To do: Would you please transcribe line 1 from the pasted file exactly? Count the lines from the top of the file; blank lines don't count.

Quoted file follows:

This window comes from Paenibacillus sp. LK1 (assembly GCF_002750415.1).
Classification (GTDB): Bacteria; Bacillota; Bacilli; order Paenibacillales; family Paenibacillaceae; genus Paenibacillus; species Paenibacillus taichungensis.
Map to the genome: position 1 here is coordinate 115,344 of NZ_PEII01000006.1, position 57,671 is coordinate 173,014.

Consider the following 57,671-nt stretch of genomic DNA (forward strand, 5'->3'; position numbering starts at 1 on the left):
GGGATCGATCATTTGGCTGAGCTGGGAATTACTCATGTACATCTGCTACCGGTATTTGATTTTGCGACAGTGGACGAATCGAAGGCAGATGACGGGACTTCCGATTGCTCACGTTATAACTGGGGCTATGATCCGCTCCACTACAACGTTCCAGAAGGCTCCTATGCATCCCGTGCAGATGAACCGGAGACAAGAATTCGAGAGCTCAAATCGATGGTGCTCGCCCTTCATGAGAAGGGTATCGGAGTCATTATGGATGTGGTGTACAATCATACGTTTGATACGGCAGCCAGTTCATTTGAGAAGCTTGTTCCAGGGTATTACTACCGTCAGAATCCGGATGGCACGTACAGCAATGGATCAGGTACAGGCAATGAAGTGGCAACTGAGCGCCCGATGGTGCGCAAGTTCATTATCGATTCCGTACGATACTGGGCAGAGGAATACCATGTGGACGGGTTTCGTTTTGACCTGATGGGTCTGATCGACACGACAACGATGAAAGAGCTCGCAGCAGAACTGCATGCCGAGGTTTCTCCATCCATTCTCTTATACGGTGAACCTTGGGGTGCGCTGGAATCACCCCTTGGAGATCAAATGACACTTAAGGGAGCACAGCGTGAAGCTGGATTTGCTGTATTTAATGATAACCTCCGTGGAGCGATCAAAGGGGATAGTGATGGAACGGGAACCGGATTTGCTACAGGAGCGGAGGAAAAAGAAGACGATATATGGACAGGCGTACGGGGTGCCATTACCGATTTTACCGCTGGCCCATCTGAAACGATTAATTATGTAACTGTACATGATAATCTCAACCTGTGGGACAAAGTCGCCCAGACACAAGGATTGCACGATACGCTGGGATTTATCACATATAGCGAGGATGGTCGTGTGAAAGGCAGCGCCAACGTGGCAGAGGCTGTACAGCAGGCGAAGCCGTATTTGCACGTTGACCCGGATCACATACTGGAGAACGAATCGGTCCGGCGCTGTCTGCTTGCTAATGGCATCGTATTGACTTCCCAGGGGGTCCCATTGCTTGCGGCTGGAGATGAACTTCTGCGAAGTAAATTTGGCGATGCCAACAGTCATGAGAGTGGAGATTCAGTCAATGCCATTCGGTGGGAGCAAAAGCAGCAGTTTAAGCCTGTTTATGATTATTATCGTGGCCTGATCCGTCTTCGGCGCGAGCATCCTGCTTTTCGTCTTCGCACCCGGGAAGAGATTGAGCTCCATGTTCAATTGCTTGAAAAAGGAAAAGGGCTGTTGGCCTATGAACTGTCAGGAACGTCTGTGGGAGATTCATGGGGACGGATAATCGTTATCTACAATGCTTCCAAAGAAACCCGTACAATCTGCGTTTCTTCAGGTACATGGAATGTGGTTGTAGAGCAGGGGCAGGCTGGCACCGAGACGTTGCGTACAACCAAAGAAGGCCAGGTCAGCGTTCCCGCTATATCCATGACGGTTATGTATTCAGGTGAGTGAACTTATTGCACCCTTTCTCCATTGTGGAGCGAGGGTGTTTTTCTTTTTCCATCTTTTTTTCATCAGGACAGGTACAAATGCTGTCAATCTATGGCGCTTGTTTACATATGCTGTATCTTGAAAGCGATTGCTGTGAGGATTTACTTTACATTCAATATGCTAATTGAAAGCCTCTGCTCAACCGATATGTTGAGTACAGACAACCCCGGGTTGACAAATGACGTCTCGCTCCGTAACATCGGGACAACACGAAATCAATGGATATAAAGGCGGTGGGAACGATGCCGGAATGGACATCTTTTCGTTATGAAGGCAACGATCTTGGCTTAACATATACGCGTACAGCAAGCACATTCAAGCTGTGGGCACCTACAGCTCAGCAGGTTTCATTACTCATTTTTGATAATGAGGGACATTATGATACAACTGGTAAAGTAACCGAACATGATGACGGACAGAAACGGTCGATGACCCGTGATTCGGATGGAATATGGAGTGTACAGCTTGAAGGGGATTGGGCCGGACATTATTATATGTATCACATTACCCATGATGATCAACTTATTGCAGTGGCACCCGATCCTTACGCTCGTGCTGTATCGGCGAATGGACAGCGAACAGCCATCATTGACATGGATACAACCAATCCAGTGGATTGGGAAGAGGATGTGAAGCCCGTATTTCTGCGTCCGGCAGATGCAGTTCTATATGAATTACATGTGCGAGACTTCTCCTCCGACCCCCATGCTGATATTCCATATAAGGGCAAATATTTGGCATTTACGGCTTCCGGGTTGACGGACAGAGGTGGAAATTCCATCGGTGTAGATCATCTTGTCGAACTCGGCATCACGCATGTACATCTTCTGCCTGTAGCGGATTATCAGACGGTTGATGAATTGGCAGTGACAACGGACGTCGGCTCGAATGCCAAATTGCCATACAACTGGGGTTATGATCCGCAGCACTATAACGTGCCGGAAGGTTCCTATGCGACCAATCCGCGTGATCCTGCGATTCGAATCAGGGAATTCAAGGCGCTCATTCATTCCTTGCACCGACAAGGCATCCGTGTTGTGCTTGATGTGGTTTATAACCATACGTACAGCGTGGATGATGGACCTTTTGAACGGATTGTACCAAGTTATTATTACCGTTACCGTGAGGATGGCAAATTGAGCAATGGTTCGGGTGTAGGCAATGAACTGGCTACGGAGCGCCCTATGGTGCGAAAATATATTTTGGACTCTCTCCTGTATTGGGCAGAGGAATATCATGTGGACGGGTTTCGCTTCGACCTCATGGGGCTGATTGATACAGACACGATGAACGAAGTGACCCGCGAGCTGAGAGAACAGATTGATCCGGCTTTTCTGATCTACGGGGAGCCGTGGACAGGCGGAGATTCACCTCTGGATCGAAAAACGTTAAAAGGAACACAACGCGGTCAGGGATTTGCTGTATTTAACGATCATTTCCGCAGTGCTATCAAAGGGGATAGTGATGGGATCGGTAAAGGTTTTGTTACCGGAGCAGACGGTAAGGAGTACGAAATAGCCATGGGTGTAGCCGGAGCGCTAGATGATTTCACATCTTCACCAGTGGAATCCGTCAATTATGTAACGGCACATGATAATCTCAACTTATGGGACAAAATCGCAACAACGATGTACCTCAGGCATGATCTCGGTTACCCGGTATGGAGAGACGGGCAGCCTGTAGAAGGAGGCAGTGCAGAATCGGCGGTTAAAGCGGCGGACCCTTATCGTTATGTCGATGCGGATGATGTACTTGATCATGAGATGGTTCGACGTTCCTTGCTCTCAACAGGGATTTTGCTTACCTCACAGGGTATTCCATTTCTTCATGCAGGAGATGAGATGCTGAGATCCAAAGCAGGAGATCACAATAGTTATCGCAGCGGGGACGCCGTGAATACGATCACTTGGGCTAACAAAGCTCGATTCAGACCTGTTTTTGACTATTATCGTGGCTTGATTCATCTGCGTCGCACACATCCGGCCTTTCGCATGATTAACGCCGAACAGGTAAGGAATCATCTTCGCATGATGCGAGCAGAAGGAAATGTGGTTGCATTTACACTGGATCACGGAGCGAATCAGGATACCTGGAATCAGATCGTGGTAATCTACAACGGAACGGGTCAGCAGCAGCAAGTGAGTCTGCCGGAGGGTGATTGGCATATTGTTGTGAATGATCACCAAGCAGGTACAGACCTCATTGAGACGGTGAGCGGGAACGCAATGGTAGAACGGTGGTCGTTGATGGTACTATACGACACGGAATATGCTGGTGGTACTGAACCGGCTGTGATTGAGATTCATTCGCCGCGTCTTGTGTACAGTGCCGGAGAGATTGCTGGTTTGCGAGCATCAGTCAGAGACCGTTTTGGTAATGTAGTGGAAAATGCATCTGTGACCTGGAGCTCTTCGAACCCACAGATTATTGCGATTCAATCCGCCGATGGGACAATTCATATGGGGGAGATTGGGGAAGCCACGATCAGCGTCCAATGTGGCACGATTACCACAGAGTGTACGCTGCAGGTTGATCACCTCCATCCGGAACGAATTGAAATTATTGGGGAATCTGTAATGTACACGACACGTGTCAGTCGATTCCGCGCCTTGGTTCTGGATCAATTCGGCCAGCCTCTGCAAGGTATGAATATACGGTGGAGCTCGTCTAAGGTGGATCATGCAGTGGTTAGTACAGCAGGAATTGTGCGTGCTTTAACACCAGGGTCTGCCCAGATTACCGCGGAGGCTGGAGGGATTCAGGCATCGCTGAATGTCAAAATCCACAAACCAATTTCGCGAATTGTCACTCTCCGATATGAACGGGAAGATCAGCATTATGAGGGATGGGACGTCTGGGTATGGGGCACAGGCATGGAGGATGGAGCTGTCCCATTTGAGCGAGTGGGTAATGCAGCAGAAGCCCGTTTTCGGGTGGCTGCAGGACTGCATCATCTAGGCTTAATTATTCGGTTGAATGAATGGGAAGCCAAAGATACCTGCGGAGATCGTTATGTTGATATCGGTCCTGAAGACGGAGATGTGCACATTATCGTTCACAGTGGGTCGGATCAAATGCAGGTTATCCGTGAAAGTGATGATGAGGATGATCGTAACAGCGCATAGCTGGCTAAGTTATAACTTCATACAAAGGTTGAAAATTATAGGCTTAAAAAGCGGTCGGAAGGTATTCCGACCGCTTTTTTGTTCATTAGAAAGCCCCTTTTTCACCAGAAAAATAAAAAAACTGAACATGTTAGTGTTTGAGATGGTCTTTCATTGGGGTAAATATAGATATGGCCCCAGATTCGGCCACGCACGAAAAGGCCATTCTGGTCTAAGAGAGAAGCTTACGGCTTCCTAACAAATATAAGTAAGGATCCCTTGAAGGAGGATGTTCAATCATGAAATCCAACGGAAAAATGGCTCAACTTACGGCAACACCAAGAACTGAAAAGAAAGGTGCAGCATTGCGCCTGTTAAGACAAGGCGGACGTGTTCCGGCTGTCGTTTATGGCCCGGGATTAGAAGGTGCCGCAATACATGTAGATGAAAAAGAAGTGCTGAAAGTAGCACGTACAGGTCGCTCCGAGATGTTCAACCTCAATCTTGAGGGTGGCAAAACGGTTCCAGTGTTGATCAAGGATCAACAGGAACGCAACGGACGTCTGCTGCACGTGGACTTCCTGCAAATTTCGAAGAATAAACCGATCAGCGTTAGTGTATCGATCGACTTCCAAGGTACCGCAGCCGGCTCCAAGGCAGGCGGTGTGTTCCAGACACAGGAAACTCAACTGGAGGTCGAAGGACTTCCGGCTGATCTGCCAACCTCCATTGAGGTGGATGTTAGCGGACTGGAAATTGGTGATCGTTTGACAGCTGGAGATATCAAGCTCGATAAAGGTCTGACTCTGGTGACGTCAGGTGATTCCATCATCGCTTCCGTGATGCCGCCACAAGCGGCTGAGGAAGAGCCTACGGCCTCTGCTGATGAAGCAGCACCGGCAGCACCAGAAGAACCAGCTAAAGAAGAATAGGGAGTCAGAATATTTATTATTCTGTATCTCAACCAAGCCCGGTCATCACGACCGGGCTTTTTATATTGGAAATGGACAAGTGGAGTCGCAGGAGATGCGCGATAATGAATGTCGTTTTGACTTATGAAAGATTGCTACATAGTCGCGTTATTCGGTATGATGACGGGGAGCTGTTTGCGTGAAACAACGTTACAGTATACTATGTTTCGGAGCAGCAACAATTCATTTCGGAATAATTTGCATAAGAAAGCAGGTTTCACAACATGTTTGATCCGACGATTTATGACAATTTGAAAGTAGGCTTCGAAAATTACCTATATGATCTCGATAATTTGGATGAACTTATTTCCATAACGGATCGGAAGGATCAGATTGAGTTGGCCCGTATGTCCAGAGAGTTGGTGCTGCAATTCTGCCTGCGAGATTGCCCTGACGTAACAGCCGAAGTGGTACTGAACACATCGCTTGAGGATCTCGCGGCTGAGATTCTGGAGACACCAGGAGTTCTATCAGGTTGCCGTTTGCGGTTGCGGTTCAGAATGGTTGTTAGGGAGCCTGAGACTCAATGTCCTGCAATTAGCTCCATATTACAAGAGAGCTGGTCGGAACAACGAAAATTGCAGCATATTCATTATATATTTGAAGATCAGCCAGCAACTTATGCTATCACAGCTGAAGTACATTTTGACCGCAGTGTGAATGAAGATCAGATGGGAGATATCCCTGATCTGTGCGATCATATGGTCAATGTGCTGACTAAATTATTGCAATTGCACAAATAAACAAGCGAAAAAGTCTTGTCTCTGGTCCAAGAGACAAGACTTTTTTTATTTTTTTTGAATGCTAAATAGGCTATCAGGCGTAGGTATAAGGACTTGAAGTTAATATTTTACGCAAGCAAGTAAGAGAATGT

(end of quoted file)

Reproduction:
This window comes from Paenibacillus sp. LK1 (assembly GCF_002750415.1).